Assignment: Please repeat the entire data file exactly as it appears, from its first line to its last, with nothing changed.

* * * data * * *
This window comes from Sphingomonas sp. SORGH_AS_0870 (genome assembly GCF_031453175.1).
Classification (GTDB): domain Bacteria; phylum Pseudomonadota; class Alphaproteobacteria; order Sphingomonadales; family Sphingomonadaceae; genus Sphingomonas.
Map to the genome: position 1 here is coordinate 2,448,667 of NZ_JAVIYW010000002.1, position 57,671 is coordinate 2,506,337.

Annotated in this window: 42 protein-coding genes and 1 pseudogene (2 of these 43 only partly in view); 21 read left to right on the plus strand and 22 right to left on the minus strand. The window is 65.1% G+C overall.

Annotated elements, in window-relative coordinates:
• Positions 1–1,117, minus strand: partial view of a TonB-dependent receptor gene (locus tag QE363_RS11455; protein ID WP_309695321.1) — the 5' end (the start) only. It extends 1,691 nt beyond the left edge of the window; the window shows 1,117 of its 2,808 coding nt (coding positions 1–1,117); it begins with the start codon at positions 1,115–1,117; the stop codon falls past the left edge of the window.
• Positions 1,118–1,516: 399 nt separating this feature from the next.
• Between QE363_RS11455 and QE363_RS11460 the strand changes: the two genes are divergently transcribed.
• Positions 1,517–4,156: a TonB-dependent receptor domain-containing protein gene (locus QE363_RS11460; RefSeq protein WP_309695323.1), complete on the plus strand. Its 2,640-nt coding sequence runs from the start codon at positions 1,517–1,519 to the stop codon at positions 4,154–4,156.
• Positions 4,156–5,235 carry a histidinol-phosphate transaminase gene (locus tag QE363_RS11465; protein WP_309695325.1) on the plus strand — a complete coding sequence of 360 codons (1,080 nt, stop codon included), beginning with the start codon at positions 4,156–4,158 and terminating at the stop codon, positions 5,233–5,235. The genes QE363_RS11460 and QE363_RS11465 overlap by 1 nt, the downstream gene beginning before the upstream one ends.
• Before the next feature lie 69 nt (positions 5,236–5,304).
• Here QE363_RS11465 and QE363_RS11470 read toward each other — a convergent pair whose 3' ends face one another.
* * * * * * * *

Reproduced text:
This window comes from Sphingomonas sp. SORGH_AS_0870 (genome assembly GCF_031453175.1).
Classification (GTDB): domain Bacteria; phylum Pseudomonadota; class Alphaproteobacteria; order Sphingomonadales; family Sphingomonadaceae; genus Sphingomonas.
Map to the genome: position 1 here is coordinate 2,448,667 of NZ_JAVIYW010000002.1, position 57,671 is coordinate 2,506,337.

Annotated in this window: 42 protein-coding genes and 1 pseudogene (2 of these 43 only partly in view); 21 read left to right on the plus strand and 22 right to left on the minus strand. The window is 65.1% G+C overall.

Annotated elements, in window-relative coordinates:
• Positions 1–1,117, minus strand: partial view of a TonB-dependent receptor gene (locus tag QE363_RS11455; protein ID WP_309695321.1) — the 5' end (the start) only. It extends 1,691 nt beyond the left edge of the window; the window shows 1,117 of its 2,808 coding nt (coding positions 1–1,117); it begins with the start codon at positions 1,115–1,117; the stop codon falls past the left edge of the window.
• Positions 1,118–1,516: 399 nt separating this feature from the next.
• Between QE363_RS11455 and QE363_RS11460 the strand changes: the two genes are divergently transcribed.
• Positions 1,517–4,156: a TonB-dependent receptor domain-containing protein gene (locus QE363_RS11460; RefSeq protein WP_309695323.1), complete on the plus strand. Its 2,640-nt coding sequence runs from the start codon at positions 1,517–1,519 to the stop codon at positions 4,154–4,156.
• Positions 4,156–5,235 carry a histidinol-phosphate transaminase gene (locus tag QE363_RS11465; protein WP_309695325.1) on the plus strand — a complete coding sequence of 360 codons (1,080 nt, stop codon included), beginning with the start codon at positions 4,156–4,158 and terminating at the stop codon, positions 5,233–5,235. The genes QE363_RS11460 and QE363_RS11465 overlap by 1 nt, the downstream gene beginning before the upstream one ends.
• Before the next feature lie 69 nt (positions 5,236–5,304).
• Here QE363_RS11465 and QE363_RS11470 read toward each other — a convergent pair whose 3' ends face one another.